“You’re beautiful the way you are and if people tease you, it’s only because they are insecure.” This is Gabby Hoeper’s advice for other kids that have port-wine birth marks. Gabby, 11, has received 19 laser treatments at Shriners Hospitals for Children®-Boston, starting in 2002, when she was two years old, after her dad, Russell, learned about Shriners-Boston through a web article.
Doctors initially told Gabby’s parents that the birth mark, extending from her hairline to her jaw, was simply a bruise and nothing to be concerned about. However, Russell and his wife felt differently and began researching port-wine stains, realizing that future health problems down the road made surgery a top priority.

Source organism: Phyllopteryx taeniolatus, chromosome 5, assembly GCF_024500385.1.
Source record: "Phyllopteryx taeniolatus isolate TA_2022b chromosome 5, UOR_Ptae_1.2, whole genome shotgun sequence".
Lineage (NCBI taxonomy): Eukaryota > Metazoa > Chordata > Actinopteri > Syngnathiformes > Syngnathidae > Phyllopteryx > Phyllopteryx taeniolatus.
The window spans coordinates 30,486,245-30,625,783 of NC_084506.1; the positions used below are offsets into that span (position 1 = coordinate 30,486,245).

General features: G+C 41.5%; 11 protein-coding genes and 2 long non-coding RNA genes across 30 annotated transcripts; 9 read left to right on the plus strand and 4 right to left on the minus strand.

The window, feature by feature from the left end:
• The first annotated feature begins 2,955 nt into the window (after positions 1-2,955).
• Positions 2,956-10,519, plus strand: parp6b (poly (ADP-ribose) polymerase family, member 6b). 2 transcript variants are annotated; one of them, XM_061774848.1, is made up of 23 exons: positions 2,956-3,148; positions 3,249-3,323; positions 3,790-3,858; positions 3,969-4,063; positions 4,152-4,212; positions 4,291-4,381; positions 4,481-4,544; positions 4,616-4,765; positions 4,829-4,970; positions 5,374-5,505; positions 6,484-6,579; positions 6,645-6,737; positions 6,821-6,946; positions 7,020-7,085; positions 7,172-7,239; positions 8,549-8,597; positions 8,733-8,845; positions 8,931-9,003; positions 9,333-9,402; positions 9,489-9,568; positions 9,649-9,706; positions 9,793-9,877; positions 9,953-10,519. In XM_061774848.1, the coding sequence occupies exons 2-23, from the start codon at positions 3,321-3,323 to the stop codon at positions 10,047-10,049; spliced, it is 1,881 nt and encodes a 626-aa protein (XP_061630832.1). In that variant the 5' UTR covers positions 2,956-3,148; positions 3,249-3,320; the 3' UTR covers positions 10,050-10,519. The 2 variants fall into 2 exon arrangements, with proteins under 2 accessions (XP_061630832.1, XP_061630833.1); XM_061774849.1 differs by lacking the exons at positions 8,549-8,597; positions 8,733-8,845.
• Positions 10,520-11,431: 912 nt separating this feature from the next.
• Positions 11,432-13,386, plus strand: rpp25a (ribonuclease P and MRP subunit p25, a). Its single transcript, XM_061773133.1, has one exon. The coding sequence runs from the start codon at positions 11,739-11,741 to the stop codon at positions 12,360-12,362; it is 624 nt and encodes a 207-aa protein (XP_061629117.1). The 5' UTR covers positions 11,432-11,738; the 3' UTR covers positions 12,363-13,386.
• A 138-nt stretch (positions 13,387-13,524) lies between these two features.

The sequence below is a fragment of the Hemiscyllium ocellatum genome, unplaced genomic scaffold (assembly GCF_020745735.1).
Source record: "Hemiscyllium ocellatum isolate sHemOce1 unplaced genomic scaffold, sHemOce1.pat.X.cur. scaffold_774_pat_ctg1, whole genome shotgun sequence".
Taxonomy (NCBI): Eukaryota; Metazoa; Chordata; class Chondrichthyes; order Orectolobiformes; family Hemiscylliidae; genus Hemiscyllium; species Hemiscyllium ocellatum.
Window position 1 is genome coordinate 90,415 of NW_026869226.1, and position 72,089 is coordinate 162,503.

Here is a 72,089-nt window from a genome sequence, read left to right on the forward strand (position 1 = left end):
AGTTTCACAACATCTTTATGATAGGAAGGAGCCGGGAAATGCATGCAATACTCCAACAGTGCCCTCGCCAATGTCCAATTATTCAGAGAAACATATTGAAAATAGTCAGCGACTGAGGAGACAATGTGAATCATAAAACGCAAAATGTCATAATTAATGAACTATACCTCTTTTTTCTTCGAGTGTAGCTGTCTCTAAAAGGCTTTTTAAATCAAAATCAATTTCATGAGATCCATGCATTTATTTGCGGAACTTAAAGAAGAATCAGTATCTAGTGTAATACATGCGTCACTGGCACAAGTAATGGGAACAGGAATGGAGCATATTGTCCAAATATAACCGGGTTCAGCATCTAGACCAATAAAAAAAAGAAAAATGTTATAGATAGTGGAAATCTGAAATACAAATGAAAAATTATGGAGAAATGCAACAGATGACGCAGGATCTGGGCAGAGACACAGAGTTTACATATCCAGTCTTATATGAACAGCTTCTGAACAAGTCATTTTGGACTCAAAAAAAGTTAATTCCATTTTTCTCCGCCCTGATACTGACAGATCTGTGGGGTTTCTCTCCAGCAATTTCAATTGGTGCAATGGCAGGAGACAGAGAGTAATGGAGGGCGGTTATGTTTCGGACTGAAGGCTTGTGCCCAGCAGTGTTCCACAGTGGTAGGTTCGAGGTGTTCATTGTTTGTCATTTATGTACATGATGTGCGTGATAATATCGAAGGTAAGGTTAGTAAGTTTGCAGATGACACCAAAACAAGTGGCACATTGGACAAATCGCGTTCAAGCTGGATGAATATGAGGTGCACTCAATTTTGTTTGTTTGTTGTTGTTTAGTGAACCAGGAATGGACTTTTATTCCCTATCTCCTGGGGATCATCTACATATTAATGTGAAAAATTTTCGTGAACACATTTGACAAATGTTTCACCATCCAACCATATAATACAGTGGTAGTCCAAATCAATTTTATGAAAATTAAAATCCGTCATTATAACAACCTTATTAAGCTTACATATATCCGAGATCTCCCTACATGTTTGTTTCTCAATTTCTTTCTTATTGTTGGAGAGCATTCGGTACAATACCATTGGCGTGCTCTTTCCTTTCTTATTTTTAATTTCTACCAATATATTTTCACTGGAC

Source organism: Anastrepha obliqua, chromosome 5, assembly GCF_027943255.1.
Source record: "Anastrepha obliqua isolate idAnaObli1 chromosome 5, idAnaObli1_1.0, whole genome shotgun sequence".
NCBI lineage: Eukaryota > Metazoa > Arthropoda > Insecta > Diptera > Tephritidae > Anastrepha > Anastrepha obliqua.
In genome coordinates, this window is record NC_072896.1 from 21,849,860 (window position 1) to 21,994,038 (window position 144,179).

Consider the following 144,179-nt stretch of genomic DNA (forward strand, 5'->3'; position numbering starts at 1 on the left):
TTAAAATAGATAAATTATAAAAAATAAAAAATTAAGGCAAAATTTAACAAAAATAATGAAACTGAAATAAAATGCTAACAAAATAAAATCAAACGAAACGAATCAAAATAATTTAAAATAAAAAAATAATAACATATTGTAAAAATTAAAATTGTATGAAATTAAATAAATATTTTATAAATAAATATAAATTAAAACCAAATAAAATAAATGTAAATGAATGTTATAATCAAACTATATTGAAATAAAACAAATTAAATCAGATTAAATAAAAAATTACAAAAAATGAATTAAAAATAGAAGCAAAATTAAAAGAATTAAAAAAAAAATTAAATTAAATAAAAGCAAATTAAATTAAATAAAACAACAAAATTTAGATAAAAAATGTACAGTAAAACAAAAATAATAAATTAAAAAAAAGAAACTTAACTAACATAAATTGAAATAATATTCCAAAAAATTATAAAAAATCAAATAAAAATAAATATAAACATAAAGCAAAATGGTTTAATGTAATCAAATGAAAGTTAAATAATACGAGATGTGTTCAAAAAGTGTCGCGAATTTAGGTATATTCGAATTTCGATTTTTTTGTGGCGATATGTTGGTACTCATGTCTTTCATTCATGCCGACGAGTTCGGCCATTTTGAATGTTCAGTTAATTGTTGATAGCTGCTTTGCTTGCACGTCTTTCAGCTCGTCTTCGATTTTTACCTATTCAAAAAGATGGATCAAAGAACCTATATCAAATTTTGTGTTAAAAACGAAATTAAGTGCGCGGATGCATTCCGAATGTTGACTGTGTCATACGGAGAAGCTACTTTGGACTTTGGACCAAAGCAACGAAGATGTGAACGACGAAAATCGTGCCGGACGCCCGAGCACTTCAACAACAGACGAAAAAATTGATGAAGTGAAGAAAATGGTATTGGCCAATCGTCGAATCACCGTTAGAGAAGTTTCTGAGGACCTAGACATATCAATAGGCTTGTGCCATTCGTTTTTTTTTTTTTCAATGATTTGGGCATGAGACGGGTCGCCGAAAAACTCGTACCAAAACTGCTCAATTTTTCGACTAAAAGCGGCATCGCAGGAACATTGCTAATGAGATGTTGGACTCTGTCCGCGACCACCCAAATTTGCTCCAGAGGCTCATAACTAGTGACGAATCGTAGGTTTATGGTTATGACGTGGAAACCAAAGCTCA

When Gabby arrived at Shriners-Boston only two months after her father read the article, she felt at home. While in the play area, she ran over to her mother and cheerfully exclaimed, “There are kids here just like me!” The Hoepers knew they had made the right choice with Shriners-Boston. Russell said the only word he can use to describe their experience at Shriners-Boston is “phenomenal.”
Dr. Eric Liao, MD, PhD, was recently honored as a Research Grant Award winner by the Plastic Surgery Foundation for groundbreaking research that he and his team are conducting, focused on correcting clefts at the cellular level. The team is using zebra-fish models to develop strategies to correct cleft-palate malformation before the palate has formed at the seventh or eighth week of gestation.
Since 2008, Dr. Liao has been an assistant in surgery at Shriners Hospitals for Children®-Boston. He specializes in treating autoplasty cases and congenital repairs, particularly for our patients with cleft lip and/or palate. His expertise in cleft-lip and -palate repair applies to his clinical work as well as his research endeavors.